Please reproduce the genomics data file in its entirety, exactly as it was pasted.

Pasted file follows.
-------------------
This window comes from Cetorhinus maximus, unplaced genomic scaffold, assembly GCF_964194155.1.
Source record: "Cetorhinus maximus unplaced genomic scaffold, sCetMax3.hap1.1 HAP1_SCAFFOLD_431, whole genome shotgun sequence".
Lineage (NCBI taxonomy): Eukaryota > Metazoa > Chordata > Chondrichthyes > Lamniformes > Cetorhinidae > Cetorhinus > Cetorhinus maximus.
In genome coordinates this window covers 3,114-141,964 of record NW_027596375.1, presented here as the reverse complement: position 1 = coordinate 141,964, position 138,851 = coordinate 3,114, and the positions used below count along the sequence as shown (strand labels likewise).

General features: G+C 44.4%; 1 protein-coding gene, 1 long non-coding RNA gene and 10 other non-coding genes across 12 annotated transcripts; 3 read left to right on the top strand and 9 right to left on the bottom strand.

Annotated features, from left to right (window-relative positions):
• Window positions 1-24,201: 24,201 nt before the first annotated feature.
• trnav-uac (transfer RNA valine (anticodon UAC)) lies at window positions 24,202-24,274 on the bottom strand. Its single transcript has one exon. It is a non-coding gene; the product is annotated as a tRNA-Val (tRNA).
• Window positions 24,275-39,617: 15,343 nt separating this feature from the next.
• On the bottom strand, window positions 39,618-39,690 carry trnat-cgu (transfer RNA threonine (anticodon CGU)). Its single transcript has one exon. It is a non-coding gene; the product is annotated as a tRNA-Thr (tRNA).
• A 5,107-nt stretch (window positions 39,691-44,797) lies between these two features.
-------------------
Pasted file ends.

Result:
This window comes from Cetorhinus maximus, unplaced genomic scaffold, assembly GCF_964194155.1.
Source record: "Cetorhinus maximus unplaced genomic scaffold, sCetMax3.hap1.1 HAP1_SCAFFOLD_431, whole genome shotgun sequence".
Lineage (NCBI taxonomy): Eukaryota > Metazoa > Chordata > Chondrichthyes > Lamniformes > Cetorhinidae > Cetorhinus > Cetorhinus maximus.
In genome coordinates this window covers 3,114-141,964 of record NW_027596375.1, presented here as the reverse complement: position 1 = coordinate 141,964, position 138,851 = coordinate 3,114, and the positions used below count along the sequence as shown (strand labels likewise).

General features: G+C 44.4%; 1 protein-coding gene, 1 long non-coding RNA gene and 10 other non-coding genes across 12 annotated transcripts; 3 read left to right on the top strand and 9 right to left on the bottom strand.

Annotated features, from left to right (window-relative positions):
• Window positions 1-24,201: 24,201 nt before the first annotated feature.
• trnav-uac (transfer RNA valine (anticodon UAC)) lies at window positions 24,202-24,274 on the bottom strand. Its single transcript has one exon. It is a non-coding gene; the product is annotated as a tRNA-Val (tRNA).
• Window positions 24,275-39,617: 15,343 nt separating this feature from the next.
• On the bottom strand, window positions 39,618-39,690 carry trnat-cgu (transfer RNA threonine (anticodon CGU)). Its single transcript has one exon. It is a non-coding gene; the product is annotated as a tRNA-Thr (tRNA).
• A 5,107-nt stretch (window positions 39,691-44,797) lies between these two features.